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May 29 • 2014
walk in the woods feels like
a lovely solitary pleasure.
An alert, knowledgeable
companion, though, can show you
fascinating animals and plants you
would never notice on your own.
The experience becomes so much
richer with the ideal companion.
Reading stories seems like the
ultimate solitary pleasure. No doubt,
though, the right companion can
point out fascinating aspects you
would never notice on your own.
American scholar Robert Alter is
tus professor of
Hebrew and com-
at the University
of California at
Berkeley, will be
scholar in residence
for the fifth annual
Event at Congregation Beth Shalom
in Oak Park June 11-12.
Already considered an outstanding
guide to modern English, French and
Hebrew stories, Alter then turned his
professional attention to the Hebrew
Bible 35 years ago. His essays on
Biblical narrative, first published
in Commentary, electrified readers,
who demanded he expand them into
a book, The Art of Biblical Narrative.
He then produced a steady stream
of works on the Hebrew Bible, includ-
ing his own translations of much of
the Bible, with his own commentary,
essays on literary techniques in the
Bible and, with Frank Kermode, A
Literary Guide to the Bible.
Now, anyone interested in the sto-
ries and poetry of the Bible has to
read Alter. Corinne Stavish, a profes-
sional storyteller who heads technical
and professional communication at
Lawrence Technological University in
Southfield, teaches Bible at LTU. Her
required reading list includes several
of Alter's books, and her recommend-
ed reading list includes many more.
Michael Scrivener, distinguished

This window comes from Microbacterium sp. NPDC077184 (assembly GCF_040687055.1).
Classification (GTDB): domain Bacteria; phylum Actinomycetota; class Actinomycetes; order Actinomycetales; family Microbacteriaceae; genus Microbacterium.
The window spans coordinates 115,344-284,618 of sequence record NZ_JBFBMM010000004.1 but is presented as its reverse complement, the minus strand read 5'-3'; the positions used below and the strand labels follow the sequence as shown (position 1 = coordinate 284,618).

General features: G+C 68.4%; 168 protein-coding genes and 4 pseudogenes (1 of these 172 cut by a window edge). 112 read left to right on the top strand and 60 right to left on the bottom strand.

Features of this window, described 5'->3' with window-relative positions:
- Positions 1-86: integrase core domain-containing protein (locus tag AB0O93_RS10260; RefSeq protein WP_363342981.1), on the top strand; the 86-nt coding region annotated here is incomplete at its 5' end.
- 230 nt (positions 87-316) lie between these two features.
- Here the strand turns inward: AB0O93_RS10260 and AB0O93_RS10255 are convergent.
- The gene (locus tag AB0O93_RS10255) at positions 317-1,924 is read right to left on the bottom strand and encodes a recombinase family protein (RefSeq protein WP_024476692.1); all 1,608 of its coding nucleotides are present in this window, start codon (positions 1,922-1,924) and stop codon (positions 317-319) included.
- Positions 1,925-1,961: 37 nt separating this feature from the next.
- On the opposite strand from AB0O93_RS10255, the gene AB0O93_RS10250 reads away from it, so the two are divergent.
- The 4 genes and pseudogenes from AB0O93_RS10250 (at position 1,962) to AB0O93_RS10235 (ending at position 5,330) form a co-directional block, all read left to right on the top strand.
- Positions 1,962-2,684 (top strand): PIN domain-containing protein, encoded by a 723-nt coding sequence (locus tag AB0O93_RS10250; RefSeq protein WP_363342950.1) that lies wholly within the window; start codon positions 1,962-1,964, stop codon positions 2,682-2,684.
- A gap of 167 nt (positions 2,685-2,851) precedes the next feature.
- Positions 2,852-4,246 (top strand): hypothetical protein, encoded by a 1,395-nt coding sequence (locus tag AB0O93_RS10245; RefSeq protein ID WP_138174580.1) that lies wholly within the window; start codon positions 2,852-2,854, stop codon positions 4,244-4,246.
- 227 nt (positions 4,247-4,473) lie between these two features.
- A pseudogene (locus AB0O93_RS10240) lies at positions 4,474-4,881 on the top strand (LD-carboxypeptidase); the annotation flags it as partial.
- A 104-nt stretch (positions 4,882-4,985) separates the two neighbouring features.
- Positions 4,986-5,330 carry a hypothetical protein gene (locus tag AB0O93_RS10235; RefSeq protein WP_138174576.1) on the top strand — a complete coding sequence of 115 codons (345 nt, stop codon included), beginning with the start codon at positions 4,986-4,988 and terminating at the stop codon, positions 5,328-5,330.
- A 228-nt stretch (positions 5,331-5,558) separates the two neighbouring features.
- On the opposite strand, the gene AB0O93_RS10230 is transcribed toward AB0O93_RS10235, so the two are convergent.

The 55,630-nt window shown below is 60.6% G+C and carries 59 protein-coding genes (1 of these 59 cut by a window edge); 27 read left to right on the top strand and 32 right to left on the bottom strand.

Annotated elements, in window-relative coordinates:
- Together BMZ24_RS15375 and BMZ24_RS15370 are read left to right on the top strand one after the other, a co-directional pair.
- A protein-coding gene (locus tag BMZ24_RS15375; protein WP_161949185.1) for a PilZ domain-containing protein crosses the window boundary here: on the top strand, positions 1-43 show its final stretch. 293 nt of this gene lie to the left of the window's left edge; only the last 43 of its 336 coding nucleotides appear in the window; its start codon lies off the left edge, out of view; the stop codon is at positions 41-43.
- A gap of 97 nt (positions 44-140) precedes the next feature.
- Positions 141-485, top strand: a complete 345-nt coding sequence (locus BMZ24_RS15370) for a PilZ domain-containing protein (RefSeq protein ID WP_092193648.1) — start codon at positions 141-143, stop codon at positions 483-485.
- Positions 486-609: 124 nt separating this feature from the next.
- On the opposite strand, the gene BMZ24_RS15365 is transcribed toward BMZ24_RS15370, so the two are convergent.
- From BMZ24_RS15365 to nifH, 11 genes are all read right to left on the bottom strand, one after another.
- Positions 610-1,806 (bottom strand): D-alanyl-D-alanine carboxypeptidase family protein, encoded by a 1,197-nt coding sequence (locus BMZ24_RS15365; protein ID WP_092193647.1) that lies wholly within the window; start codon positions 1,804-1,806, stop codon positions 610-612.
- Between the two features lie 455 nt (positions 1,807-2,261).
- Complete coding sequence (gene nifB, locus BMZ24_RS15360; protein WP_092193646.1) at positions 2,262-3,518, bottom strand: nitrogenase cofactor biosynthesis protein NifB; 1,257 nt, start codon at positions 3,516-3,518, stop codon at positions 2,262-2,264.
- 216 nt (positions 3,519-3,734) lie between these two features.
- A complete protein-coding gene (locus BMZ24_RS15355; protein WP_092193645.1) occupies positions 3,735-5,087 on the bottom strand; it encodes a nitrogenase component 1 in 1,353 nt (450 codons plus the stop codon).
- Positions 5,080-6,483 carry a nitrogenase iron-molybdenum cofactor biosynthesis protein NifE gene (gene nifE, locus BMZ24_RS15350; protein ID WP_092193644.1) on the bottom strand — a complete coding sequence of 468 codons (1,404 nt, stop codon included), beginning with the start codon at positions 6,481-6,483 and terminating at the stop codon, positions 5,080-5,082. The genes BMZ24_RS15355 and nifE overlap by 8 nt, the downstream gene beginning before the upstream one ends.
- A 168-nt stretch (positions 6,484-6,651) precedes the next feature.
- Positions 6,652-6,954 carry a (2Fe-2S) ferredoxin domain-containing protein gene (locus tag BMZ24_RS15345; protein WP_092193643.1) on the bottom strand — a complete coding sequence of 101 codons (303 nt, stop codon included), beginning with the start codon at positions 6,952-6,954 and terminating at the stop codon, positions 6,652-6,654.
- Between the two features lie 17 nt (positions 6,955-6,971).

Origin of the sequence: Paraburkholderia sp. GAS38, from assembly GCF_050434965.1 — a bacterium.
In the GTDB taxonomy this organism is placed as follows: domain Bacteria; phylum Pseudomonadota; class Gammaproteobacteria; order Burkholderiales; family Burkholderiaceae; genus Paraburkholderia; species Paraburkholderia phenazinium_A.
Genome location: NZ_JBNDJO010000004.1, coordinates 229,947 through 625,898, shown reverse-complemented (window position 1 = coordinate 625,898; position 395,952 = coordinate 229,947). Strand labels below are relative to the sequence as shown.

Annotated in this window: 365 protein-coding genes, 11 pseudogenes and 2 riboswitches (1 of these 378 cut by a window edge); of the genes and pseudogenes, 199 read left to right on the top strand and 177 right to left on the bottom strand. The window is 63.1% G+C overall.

professor of English at Wayne State
University, teaches a class in the
Bible as Literature at Wayne. "Alter
has so many useful things to say
about the style, the structure, the
word play and the concentrated
expression of a narrative or a poetic
piece," he said. "My copy of his
translation with commentary of the
Pentateuch is almost falling apart
from my using it so much."
With Alter's guidance, Scrivener
says, students "are able to read the
text in a new way."
Some scholars primarily work
at dividing the Hebrew Bible into
constituent documents, trying to
reconstruct the history of the texts.
Others see their main task as deriv-
ing inspiring religious messages.
But Alter does something different,
according to Judith Shulevitz in the
New York Times: "What Alter does
with the Bible instead is read it, with
erudition and rigor and respect for
the intelligence of the editor or edi-
tors who stitched it together and —
most thrillingly — with the keenest
receptivity to its darker undertones."
In writing and in person, Alter
comes across as a modest, friendly
companion. Rather than trying to
impress, he walks through the woods
with us, making the most interesting
observations of what he sees that we
did not happen to notice. We could
not ask for a better guide.
Robert Alter will be scholar in residence for the fifth annual Nelson
Legacy Event at Congregation Beth Shalom in Oak Park. His keynote
address at 7:30 p.m. Wednesday, June 11, will be "Reading Biblical
Narrative." A dessert reception will follow. Cost is $12 in advance, $15
at the door. At 8:30 a.m., Thursday, June 12, he will speak on "Hebrew
in American Culture" at the Max M. Fisher Federation Building in
Bloomfield Township, co-sponsored by the Cohn/Haddow Center at
Wayne State University and Federation's Alliance for Jewish Education.
No charge. At 12:30 p.m. that day, he will give a lunch and learn program
at Beth Shalom on "The Challenge of Translating the Bible." The cost is
$15, and reservations are a must. Contact the synagogue office at (248)
547-7970 or email email@example.com .